• Frogmore Creek Estate Pinot Noir 07 (Tasmania). Hopefully somebody in BC will grab this one quick (as well as the Chard.), as it’s not here yet. We don’t see many, if any, wines from Tasmania but my hunch is that this earthy, mineral and very focused drop, with layers of cherry and oak notes is a pretty good indicator. These wines would be great paired with BC cuisine styles.  Maybe I just get excited at the suggested price point of $25 too.  We can hope …

A couple to tuck away …

• Plunkett-Fowles Ladies Who Shoot Their Lunch Shiraz 08 (Strathbogie Ranges). This cooler climate treat from Strathbogie (north east of Melbourne) delivers vibrant, spicy and peppery notes on the nose with a definite grip on its very focused, quite youthful palate. Expected in this market soon. est. $40. Included here because—gasp!—we like the label as well as the wine.

Plunkett-Fowles Ladies Who Shoot Their Lunch Shiraz 08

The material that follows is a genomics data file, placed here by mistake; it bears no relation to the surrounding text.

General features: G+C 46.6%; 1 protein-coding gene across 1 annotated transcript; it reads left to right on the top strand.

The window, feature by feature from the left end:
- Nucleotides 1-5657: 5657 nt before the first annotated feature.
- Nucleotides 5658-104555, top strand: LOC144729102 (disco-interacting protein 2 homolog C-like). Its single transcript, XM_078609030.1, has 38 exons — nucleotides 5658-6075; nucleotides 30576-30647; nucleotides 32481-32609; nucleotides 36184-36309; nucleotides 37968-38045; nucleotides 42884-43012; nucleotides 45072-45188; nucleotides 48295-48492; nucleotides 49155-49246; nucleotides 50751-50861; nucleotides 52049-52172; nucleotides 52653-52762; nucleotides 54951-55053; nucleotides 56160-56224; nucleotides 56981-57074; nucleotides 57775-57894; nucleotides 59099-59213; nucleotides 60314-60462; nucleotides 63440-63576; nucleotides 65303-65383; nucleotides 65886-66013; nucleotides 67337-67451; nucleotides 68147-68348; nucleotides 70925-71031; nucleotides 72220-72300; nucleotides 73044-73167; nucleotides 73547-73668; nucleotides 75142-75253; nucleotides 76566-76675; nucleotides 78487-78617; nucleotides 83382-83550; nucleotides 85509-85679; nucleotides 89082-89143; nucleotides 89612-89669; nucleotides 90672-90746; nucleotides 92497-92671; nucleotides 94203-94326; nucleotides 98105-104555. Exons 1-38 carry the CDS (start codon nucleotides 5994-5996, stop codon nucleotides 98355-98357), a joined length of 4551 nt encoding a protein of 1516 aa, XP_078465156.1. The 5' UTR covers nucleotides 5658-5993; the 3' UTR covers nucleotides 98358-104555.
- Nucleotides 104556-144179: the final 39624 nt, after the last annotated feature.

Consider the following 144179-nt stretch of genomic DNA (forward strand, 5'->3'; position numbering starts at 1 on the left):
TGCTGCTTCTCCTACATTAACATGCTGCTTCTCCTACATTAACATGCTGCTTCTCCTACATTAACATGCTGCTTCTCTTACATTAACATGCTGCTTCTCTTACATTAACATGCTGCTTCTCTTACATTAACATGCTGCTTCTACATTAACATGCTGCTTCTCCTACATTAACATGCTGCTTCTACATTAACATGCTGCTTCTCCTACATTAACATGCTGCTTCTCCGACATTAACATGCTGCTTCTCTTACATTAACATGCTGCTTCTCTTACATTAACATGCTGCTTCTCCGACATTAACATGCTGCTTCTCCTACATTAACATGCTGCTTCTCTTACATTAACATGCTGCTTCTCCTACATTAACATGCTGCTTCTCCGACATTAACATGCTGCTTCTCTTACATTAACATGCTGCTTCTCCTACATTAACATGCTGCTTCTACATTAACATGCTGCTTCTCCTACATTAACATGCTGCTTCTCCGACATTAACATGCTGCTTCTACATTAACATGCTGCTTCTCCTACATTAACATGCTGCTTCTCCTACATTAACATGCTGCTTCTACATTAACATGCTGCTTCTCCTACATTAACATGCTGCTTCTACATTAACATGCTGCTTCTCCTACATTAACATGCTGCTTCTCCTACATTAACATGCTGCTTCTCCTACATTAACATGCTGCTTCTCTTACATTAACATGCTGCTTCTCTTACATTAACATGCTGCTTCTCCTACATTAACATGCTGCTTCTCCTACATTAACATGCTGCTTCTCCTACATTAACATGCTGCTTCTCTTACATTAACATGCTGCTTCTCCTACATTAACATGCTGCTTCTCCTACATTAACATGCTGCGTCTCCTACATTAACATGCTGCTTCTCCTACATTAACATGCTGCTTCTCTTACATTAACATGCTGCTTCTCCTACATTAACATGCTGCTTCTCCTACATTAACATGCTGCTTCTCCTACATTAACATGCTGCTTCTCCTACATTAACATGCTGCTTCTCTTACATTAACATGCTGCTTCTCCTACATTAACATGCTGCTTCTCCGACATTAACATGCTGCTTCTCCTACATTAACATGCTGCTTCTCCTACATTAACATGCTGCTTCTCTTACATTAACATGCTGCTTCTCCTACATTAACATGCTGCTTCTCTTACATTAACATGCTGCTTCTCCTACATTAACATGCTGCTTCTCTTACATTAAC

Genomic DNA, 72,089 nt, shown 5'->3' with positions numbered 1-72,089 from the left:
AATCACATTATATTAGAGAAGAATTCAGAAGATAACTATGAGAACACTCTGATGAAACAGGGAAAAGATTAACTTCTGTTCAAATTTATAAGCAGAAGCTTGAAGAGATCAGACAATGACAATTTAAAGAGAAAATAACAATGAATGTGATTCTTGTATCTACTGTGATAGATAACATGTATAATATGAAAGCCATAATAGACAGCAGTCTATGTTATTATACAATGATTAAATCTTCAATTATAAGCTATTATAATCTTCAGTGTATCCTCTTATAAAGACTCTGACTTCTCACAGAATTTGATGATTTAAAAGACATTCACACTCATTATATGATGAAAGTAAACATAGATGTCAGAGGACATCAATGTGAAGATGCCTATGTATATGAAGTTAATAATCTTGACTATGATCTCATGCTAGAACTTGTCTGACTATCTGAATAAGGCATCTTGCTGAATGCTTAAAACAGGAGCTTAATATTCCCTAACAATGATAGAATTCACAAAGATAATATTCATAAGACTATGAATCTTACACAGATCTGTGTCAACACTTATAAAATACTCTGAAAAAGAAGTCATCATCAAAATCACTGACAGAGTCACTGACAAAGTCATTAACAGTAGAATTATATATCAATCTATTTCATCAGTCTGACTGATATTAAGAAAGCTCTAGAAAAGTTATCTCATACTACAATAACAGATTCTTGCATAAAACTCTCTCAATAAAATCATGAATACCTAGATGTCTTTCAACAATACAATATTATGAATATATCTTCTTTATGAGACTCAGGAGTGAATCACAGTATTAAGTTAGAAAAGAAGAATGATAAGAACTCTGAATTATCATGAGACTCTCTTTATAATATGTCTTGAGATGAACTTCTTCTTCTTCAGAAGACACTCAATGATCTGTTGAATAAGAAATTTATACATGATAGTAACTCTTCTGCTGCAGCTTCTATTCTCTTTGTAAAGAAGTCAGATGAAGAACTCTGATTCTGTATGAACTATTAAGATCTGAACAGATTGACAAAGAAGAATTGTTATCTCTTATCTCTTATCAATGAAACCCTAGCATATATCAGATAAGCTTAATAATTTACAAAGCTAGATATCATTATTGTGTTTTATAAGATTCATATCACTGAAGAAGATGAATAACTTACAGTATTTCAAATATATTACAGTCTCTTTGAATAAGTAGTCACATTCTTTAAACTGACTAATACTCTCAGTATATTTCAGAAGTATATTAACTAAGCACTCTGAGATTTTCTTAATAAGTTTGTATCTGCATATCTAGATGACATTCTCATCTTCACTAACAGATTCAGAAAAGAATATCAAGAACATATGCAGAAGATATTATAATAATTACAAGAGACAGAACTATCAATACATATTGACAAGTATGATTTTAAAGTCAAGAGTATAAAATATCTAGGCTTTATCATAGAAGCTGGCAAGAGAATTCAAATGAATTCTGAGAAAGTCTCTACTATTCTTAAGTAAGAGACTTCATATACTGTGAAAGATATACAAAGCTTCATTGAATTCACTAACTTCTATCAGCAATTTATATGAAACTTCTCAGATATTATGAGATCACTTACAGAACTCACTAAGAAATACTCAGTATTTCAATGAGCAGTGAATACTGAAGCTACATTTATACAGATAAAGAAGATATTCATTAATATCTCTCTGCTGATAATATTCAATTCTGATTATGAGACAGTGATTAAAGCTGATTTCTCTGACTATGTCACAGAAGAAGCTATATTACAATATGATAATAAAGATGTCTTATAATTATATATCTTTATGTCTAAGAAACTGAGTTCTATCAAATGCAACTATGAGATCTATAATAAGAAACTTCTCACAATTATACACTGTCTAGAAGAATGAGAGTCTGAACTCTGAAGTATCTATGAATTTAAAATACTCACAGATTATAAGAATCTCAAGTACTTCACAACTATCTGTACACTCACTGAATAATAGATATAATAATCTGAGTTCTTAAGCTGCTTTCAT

• Penfolds Bin 407 Cabernet Sauvignon 07 (South Australia). With fruit sourced primarily from Coonawarra and Adelaide Hills,   Penfolds winemaker Peter Gago calls it ‘a varietally expressive Cab Sauv.’ With 33 percent new (French and American) oak, there’s a fair bit of tannin here that suggests you could tuck it away for a while yet. Right now it definitely needs food. Gago says the 1990 could even use some more time. So this one’s definitely a cellar candidate. “These wines last effortlessly for 15 years” … “old world styles with a new world flavour,” Gago adds. ($40.99 BCLS.)

• Grant Burge The Holy Trinity Grenache Shiraz Mouvèdre 05 (Barossa Valley) Barossa’s salute to Southern Rhone has become a bit of a cult wine. Brick red in the glass, the bottle we tasted yielded more raisin notes than we expected but it’s still a great combo of spicy, cedar and vibrant, plummy flavours wrapped in layers of oak spice and easy tannins. You could cellar it, by all means, but we’d be inclined to drink it soonish.  ($39.99 BCLS)